November soybeans closed up 15 1/2 cents and December meal was up $7.70, both at their highest closes in over four weeks, with active commercial buying and slight weather concerns. December corn ended up 2 3/4 cents in quiet trading while December Minneapolis wheat fell 11 cents, near its lowest close in three months.
Midday: Soybeans are the leader at midday.
Corn trade is 1 to 3 cents higher at midday with trade staying squarely in the middle of the range for the week. Harvest will continue to expand in coming day, which will likely pressure basis. But if futures can maintain support, trade will become more confident on the Aug. 31 low. Ethanol futures are slightly lower this morning, narrowing margins a bit. The export sales were good at 1.05 million metric tons.
The December chart support is at the $3.44 1/4 low. The 20-day at $3.56 is noted chart resistance that held in recent days. The 10-day is in the same ball park at $3.55, with support remaining at the $3.44 August low. The nearby charts are more negative after the failure to break the 20-day and hold above the 10-day with trade failing after it tested the 20-day this morning.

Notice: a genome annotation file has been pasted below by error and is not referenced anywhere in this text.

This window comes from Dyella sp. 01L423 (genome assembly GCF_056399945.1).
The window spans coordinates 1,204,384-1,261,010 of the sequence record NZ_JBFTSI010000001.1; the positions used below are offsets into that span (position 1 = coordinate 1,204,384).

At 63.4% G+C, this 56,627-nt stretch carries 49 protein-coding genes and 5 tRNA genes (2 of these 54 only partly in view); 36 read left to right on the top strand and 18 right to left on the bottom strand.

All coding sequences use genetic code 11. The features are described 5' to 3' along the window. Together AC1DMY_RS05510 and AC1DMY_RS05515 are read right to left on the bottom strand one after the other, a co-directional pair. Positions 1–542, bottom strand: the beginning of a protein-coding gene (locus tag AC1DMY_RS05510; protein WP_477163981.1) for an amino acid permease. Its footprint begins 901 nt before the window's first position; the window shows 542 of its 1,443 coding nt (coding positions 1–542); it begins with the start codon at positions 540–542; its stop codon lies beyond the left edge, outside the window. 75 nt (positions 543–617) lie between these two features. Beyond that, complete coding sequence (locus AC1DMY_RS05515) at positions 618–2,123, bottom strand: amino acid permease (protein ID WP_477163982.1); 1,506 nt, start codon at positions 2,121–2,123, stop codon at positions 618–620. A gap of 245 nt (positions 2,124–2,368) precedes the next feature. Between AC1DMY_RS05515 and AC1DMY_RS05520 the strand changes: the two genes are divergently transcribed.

Soybean trade is 13 to 17 cents higher at midday with trade finding some light buying again as demand works to carry the market as harvest should continue to expand further. Meal is $7 to $8 higher, and oil is narrowly mixed. Warm and dry conditions in the west will move harvest along, with yields to be watched closely after USDA indicated the trend remains higher.
The weekly export sales were strong at 1.61 million metric tons, and the daily wire is expected to remain active with China securing another 198,000 metric tons. Planting progress will be watched for Brazil in coming days as the season is off to an early dry start.
On the November chart, support is the 20-day moving average at $9.49 with the 200-day at $9.81 major resistance.
Wheat trade is mixed at midday with the winter wheats continuing to lead trade with KC reaching a new high for the move before setting back. Basis has started to move higher for the high-protein wheat again, indicating that quality remains a premium. Exports remained soft at 316,700 metric tons.
Australia continues to see some struggles as the crop emerges from dormancy, while the large Russian crop will continue to keep pressure on the ability of the U.S. to compete on the world market, although U.S. origin continues to work to some destinations.
On the December KC contract, support is the 10-day at $4.42 with resistance the recent high at $4.51 3/4, with the 50-day at 4.85 above that.